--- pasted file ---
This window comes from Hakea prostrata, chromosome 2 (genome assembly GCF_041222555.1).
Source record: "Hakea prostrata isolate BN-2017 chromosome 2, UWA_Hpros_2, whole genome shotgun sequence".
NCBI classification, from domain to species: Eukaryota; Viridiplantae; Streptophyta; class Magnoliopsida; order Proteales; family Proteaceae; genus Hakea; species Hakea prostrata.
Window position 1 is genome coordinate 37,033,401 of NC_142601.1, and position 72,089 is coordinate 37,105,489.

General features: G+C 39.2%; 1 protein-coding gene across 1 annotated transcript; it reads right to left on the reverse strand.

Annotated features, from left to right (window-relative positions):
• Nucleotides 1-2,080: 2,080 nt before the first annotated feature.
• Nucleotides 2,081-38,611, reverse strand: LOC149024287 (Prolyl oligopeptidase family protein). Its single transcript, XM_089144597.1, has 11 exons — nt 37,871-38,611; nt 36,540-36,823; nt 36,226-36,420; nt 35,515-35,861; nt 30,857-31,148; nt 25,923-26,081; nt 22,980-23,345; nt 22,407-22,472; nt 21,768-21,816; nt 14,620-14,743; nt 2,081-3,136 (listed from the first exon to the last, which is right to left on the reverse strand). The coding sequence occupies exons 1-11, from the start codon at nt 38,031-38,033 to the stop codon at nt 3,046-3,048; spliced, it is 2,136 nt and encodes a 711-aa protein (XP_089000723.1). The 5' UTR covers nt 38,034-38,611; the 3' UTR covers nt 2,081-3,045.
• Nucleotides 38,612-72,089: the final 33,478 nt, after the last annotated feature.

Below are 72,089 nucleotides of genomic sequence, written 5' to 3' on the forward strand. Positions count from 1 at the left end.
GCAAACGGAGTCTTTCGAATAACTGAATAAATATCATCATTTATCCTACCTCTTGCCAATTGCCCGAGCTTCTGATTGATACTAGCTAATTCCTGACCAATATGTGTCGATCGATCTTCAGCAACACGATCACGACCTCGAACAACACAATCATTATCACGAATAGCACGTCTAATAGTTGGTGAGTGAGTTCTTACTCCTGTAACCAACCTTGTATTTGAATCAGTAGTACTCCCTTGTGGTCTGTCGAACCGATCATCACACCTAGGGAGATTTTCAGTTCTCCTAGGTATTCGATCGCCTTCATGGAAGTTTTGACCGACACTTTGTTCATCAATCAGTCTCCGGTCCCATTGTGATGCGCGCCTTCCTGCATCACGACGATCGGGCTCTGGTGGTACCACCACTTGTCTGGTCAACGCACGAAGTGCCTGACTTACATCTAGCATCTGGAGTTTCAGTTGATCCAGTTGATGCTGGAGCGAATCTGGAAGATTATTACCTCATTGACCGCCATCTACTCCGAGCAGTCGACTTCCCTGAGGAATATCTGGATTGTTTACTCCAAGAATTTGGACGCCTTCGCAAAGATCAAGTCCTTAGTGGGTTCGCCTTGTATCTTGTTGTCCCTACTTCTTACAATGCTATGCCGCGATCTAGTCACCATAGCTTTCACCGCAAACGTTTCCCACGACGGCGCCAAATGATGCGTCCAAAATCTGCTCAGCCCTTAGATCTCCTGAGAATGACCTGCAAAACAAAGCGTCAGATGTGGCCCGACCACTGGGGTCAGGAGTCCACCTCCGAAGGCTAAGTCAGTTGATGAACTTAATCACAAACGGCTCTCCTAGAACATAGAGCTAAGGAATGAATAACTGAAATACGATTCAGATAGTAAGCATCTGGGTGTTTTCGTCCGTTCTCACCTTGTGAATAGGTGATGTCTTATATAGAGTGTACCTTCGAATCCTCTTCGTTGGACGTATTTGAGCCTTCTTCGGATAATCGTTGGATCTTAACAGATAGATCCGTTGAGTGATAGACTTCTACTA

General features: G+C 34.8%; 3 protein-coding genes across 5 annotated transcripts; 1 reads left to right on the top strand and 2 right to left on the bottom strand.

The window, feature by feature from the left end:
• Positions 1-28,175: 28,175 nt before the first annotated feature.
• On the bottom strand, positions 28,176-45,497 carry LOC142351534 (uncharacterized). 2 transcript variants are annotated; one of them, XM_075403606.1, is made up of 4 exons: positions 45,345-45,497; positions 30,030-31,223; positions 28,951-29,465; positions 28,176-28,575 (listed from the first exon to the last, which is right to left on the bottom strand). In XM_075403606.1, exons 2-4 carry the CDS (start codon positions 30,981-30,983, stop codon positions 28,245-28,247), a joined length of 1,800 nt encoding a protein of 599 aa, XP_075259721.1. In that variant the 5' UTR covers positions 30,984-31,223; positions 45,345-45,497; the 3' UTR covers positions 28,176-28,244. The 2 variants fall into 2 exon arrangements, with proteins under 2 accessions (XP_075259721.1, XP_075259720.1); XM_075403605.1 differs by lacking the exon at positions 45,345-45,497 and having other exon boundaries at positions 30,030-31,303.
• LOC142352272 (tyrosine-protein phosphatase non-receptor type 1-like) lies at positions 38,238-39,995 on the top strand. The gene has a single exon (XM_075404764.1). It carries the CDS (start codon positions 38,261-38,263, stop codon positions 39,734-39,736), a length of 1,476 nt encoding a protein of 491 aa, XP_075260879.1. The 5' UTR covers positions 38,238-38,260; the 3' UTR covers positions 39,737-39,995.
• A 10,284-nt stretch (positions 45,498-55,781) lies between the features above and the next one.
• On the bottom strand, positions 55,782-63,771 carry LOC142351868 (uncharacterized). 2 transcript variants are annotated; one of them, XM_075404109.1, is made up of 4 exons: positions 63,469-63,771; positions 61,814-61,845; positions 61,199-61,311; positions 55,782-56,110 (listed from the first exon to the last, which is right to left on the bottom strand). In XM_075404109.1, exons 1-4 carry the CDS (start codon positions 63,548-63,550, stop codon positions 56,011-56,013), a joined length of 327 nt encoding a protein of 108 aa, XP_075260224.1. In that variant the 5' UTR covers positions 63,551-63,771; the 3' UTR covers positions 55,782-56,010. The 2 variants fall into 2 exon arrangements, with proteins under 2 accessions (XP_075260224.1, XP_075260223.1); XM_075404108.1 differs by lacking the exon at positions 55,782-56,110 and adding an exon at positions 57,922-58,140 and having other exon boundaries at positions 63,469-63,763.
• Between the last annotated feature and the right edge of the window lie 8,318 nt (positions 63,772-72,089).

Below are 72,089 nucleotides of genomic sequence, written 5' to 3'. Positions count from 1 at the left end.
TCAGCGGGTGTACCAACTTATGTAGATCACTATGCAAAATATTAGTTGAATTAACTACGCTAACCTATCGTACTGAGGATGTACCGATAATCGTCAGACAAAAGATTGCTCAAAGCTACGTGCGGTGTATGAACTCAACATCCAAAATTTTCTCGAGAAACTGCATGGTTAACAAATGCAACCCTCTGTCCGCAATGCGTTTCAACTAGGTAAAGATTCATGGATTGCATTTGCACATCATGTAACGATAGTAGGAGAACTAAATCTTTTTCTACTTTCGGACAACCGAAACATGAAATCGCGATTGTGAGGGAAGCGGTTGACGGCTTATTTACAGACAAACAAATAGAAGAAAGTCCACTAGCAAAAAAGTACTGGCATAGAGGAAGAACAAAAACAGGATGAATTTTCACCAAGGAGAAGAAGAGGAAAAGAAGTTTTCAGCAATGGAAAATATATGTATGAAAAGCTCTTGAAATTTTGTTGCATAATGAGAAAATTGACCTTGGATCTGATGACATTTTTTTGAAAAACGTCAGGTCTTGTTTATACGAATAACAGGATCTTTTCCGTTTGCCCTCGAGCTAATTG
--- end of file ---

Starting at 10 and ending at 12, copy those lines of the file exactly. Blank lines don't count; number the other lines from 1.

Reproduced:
Below are 72,089 nucleotides of genomic sequence, written 5' to 3' on the forward strand. Positions count from 1 at the left end.
GCAAACGGAGTCTTTCGAATAACTGAATAAATATCATCATTTATCCTACCTCTTGCCAATTGCCCGAGCTTCTGATTGATACTAGCTAATTCCTGACCAATATGTGTCGATCGATCTTCAGCAACACGATCACGACCTCGAACAACACAATCATTATCACGAATAGCACGTCTAATAGTTGGTGAGTGAGTTCTTACTCCTGTAACCAACCTTGTATTTGAATCAGTAGTACTCCCTTGTGGTCTGTCGAACCGATCATCACACCTAGGGAGATTTTCAGTTCTCCTAGGTATTCGATCGCCTTCATGGAAGTTTTGACCGACACTTTGTTCATCAATCAGTCTCCGGTCCCATTGTGATGCGCGCCTTCCTGCATCACGACGATCGGGCTCTGGTGGTACCACCACTTGTCTGGTCAACGCACGAAGTGCCTGACTTACATCTAGCATCTGGAGTTTCAGTTGATCCAGTTGATGCTGGAGCGAATCTGGAAGATTATTACCTCATTGACCGCCATCTACTCCGAGCAGTCGACTTCCCTGAGGAATATCTGGATTGTTTACTCCAAGAATTTGGACGCCTTCGCAAAGATCAAGTCCTTAGTGGGTTCGCCTTGTATCTTGTTGTCCCTACTTCTTACAATGCTATGCCGCGATCTAGTCACCATAGCTTTCACCGCAAACGTTTCCCACGACGGCGCCAAATGATGCGTCCAAAATCTGCTCAGCCCTTAGATCTCCTGAGAATGACCTGCAAAACAAAGCGTCAGATGTGGCCCGACCACTGGGGTCAGGAGTCCACCTCCGAAGGCTAAGTCAGTTGATGAACTTAATCACAAACGGCTCTCCTAGAACATAGAGCTAAGGAATGAATAACTGAAATACGATTCAGATAGTAAGCATCTGGGTGTTTTCGTCCGTTCTCACCTTGTGAATAGGTGATGTCTTATATAGAGTGTACCTTCGAATCCTCTTCGTTGGACGTATTTGAGCCTTCTTCGGATAATCGTTGGATCTTAACAGATAGATCCGTTGAGTGATAGACTTCTACTA

General features: G+C 34.8%; 3 protein-coding genes across 5 annotated transcripts; 1 reads left to right on the top strand and 2 right to left on the bottom strand.